You only find the striking patterns of the Grévy's zebra in Kenya and Ethiopia these days. This species was once found in Ancient Egypt at the time of the Roman Empire, which goes to show that they were once prevalent in Northern Africa. Strict conservation measures protect the last surviving animals of today.
It is hard to believe, but the world's largest equine animals are actually not horses, but zebras. Grévy's zebras belong to the order of the Perissodactyla and are especially popular because of their distinctive black and white striping of their fur in addition to their long ears. There are three types of zebra: the Grévy's zebra, whose home is the semi-deserts of East African, the plains zebra and the mountain zebra, native to Namibia and South Africa.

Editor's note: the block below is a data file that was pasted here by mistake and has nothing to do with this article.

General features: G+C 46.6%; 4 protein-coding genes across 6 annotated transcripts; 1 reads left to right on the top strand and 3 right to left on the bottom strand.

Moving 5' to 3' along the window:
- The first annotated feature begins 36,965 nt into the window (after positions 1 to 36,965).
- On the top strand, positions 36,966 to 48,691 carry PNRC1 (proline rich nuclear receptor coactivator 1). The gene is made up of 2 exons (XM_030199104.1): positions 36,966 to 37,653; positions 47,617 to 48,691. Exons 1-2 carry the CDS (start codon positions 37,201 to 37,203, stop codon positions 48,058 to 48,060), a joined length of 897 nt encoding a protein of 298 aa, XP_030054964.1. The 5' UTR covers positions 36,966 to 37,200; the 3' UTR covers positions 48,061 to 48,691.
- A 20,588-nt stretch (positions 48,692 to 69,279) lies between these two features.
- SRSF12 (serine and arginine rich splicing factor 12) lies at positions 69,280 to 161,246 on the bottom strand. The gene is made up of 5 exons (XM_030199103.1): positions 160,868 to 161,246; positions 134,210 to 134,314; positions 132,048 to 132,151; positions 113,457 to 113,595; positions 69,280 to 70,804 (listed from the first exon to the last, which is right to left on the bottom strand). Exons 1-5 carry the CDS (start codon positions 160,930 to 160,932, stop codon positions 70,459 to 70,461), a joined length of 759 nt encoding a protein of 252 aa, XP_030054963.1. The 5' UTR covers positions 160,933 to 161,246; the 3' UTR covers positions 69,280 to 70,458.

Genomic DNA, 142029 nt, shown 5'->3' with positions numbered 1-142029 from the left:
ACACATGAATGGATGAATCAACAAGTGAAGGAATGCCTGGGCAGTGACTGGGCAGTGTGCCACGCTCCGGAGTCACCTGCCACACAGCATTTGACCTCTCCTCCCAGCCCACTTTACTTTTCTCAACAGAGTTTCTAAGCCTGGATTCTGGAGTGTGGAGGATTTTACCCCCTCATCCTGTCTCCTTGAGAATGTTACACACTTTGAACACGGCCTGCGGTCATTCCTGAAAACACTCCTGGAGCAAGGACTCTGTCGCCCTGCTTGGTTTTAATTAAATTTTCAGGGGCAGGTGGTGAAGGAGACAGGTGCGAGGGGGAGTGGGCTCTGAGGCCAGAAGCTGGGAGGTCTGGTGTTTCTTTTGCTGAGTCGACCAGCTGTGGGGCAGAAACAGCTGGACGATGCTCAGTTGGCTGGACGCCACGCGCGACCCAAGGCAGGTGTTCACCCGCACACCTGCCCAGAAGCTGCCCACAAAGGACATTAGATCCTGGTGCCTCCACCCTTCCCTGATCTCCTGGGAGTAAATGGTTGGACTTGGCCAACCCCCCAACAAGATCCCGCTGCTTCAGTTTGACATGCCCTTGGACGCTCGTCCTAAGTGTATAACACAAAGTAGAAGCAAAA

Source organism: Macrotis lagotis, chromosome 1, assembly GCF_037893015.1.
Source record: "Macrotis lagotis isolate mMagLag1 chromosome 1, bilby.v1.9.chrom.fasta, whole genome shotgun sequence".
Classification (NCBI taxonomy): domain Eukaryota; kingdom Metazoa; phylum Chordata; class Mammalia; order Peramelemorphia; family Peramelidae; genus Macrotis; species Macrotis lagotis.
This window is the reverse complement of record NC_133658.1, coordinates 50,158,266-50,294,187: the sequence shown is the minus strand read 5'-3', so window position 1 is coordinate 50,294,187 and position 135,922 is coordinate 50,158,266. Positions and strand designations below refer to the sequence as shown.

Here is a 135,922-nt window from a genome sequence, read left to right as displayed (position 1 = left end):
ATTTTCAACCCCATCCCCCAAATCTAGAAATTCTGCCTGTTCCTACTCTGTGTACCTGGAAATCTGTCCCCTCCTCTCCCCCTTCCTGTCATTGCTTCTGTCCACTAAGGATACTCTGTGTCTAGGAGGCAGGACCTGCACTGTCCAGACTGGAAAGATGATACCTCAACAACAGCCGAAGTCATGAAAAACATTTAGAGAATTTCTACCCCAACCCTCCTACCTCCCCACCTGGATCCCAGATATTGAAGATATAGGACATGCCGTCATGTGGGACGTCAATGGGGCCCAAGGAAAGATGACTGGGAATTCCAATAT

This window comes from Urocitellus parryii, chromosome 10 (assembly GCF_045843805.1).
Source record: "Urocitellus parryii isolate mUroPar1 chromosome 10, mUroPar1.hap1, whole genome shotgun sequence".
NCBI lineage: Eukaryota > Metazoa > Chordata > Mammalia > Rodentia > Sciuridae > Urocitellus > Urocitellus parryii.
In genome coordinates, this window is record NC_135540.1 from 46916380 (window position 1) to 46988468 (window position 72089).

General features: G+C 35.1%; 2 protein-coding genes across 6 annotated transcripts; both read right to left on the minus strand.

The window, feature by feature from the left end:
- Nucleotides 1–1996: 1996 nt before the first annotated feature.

Eastern Africa: Ethiopia and northern Kenya
dry grassland and bushland
Grasses and leaves
approx. 2000 to 2500 in the wild
approx. 3 m head-body length, 1.50 m shoulder height
350 to 450 kg
- Gestation period
approx. 13 to 15 months
- Achievable age
approx. 25 years
Threat Categories of IUCN
The Grevy's zebra has a very narrow black and white striping of the fur in comparison to other species of zebra. The pattern here is as unique to each animal as finger prints are to us humans – no two patterns of fur are identical across the species. The striping really does act as the perfect invisibility cloak because it disbands the body contours from long distances in shimmering heat. Zoo Berlin supports the development of a stripe database for monitoring individual zebras in Kenya.
... Grévy's zebras have the prettiest and densest pattern of stripes,
... they can reach a speed up to 80 km/h when chased,
...Grévy’s zebras can go up to five days without drinking.